Following up AdWords Back to Basics (Part One), we take a look at the more of the most common mis-steps made when advertising with Google.
Understanding the Different Keyword Match Types
There are 3 main types of keywords that you can use in your Google AdWords campaign(s); Broad, phrase and exact matches.
Starting with the simplest, Exact matches only match Searches for that keyword EXACTLY. i.e. the exact match keyword, [blue jacket] will only show your ad if someone types in that precise search term in that order with no additional words. The ad won’t show for plurals, (blue jackets); longer searches, (cheap blue jacket); misspellings (blue jaket); or other Searches containing those words (jacket blue, mans blue jacket).
The safest of the match types, but also significantly restrict coverage of the search market.
Phrase matches will show ads where the Search contains the phrase in that order. The phrase can be preceded or succeeded by additional terms. e.g. the phrase match keyword “blue jacket” would match Searches for cheap blue jacket, mens blue jacket, blue jacket hire, london blue jacket hire.
However, as with Exact Matches, the phrase would NOT match plurals, misspellings or Searches using a different structure; blue formal jacket, blue leather jacket, jacket blue – to show ads for those terms, all of the variations would have to be included separately.
Broad matches will match any Search containing the words in the keyword; blue jacket, jacket blue, mens blue jacket, blue jacket hire.
Broad matches will also expand to match plurals and misspellings; blue jackets, blue jakets, blue jacets. With search frequency so low, obscure searches like these examples are unlikely to match Exact keywords even if you were to bid on them – Google only includes keywords in its index with a reasonable search volume.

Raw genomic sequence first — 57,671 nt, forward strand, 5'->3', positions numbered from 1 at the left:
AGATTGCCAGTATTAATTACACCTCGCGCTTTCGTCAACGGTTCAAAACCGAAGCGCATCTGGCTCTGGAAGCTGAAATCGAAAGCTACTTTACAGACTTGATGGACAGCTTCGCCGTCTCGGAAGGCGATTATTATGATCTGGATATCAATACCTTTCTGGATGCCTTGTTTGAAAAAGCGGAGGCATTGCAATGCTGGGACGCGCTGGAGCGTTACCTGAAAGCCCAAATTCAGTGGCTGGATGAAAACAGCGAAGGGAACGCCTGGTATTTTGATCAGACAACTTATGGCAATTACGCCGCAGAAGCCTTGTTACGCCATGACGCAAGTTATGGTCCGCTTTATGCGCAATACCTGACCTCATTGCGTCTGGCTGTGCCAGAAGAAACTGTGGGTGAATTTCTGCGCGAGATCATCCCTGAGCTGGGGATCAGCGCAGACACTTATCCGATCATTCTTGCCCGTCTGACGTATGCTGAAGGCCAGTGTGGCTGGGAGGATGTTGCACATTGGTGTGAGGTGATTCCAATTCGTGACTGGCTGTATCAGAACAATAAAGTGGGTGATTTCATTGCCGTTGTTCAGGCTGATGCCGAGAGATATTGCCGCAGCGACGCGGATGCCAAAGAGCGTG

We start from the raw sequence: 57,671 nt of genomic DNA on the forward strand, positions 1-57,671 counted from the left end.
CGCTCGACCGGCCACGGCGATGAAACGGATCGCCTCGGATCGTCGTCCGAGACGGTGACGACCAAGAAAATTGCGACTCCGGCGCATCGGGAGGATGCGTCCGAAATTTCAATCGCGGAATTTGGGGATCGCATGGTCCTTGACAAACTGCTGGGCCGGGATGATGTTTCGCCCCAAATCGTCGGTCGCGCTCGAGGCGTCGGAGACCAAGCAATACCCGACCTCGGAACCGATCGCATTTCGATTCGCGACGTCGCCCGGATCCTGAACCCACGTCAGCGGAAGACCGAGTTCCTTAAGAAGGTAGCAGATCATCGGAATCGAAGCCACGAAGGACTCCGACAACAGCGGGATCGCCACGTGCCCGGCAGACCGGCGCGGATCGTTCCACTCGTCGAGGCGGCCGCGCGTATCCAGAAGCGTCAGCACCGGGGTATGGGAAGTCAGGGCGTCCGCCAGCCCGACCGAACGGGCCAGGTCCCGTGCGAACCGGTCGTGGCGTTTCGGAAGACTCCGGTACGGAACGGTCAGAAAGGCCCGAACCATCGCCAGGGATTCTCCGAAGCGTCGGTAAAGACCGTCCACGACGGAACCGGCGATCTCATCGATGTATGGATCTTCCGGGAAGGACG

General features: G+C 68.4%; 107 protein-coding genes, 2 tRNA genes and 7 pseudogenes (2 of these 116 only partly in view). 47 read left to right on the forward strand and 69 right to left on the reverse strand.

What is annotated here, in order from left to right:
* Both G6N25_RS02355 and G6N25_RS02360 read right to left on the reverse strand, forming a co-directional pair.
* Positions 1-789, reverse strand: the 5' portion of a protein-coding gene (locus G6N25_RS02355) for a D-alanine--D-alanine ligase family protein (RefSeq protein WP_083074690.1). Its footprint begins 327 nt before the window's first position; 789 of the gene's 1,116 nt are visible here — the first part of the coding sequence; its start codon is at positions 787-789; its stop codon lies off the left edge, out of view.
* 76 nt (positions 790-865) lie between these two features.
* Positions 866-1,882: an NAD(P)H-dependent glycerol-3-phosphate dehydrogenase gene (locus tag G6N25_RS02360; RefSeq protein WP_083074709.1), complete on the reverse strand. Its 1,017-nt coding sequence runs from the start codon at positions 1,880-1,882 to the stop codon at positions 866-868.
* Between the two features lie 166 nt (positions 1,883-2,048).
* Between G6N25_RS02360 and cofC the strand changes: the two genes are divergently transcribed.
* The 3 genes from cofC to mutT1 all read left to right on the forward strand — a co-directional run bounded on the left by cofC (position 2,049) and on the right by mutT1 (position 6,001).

Most dangerously, Broad keywords use a contextual matching algorithm, potentially expanding blue to navy or jacket to coat. Potentially then, your Broad match keywords matches Searches for blue overcoat, coat of blue paint, navy mens jackets, mens navy blue parker coats and even ladies jackets.
Care should be taken when using Broad match keywords. However, implemented correctly, Broad match keywords do represent a significant volume of traffic otherwise unavailable with Phrase and Exact matches alone.
CTR (Click Through Rate – the percentage of clicks on your ad versus the number of times it is displayed) is an important consideration in both traffic volume, Quality Score and ad positions.
One of the ways to achieve a good CTR (upwards of 3%), is to “Split-Test” ad copy.
Ad split-testing is a great way of finding out what your target audience is motivated by. For example, eCommerce stores might test; “Great value blue jackets”, “Wide range of blue jackets” and “Great quality blue jackets” to see which achieves the best CTR.
Ad split-testing never stops. After testing the first set of benefits, it is common to test different headlines or action calls in ad copy. What works best?